The echo area is also used to display the @dfn{minibuffer}, a window
where you can input arguments to commands, such as the name of a file
to be edited.  When the minibuffer is in use, the echo area begins
with a prompt string that usually ends with a colon; also, the cursor
appears in that line because it is the selected window.  You can
always get out of the minibuffer by typing @kbd{C-g}.

@node Mode Line
@section The Mode Line
@cindex mode line
@cindex top level

  Each text window's last line is a @dfn{mode line}, which describes
what is going on in that window.  The mode line starts and ends with
dashes.  When there is only one text window, the mode line appears
right above the echo area; it is the next-to-last line in the frame.
On a text-only terminal, the mode line is in inverse video if the
terminal supports that; on a graphics display, the mode line has a 3D
box appearance to help it stand out.  The mode line of the selected
window is highlighted if possible; see @ref{Optional Mode Line}, for
more information.

  Normally, the mode line looks like this:

-@var{cs}:@var{ch}-@var{fr}  @var{buf}      @var{pos} @var{line}   (@var{major} @var{minor})------
@end example

This gives information about the window and the buffer it displays: the
buffer's name, what major and minor modes are in use, whether the
buffer's text has been changed, and how far down the buffer you are
currently looking.

  @var{ch} contains two stars @samp{**} if the text in the buffer has
been edited (the buffer is ``modified''), or @samp{--} if the buffer has
not been edited.  For a read-only buffer, it is @samp{%*} if the buffer
is modified, and @samp{%%} otherwise.

  @var{fr} gives the selected frame name (@pxref{Frames}).  It appears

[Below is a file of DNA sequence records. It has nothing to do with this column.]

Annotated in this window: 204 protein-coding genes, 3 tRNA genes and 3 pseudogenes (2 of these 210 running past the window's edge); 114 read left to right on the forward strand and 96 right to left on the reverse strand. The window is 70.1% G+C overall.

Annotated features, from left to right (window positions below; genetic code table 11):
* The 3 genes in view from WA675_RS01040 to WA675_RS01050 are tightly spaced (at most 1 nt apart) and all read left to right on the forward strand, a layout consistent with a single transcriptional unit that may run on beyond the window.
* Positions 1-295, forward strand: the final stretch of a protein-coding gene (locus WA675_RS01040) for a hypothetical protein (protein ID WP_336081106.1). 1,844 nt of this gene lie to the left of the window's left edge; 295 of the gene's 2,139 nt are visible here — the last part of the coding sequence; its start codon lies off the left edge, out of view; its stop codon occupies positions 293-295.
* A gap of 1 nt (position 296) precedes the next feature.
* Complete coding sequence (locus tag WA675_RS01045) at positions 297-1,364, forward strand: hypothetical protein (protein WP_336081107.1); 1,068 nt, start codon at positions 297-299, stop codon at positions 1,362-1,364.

only on text-only terminals.  The initial frame's name is @samp{F1}.

  @var{buf} is the name of the window's @dfn{buffer}.  Usually this is
the same as the name of a file you are editing.  @xref{Buffers}.

  The buffer displayed in the selected window (the window with the
cursor) is the @dfn{current buffer}, where editing happens.  When a
command's effect applies to ``the buffer,'' we mean it does those
things to the current buffer.

  @var{pos} tells you whether there is additional text above the top of
the window, or below the bottom.  If your buffer is small and it is all
visible in the window, @var{pos} is @samp{All}.  Otherwise, it is
@samp{Top} if you are looking at the beginning of the buffer, @samp{Bot}
if you are looking at the end of the buffer, or @samp{@var{nn}%}, where
@var{nn} is the percentage of the buffer above the top of the window.
With Size Indication mode, you can display the size of the buffer as
well.  @xref{Optional Mode Line}.

  @var{line} is @samp{L} followed by the current line number of point.
This is present when Line Number mode is enabled (it normally is).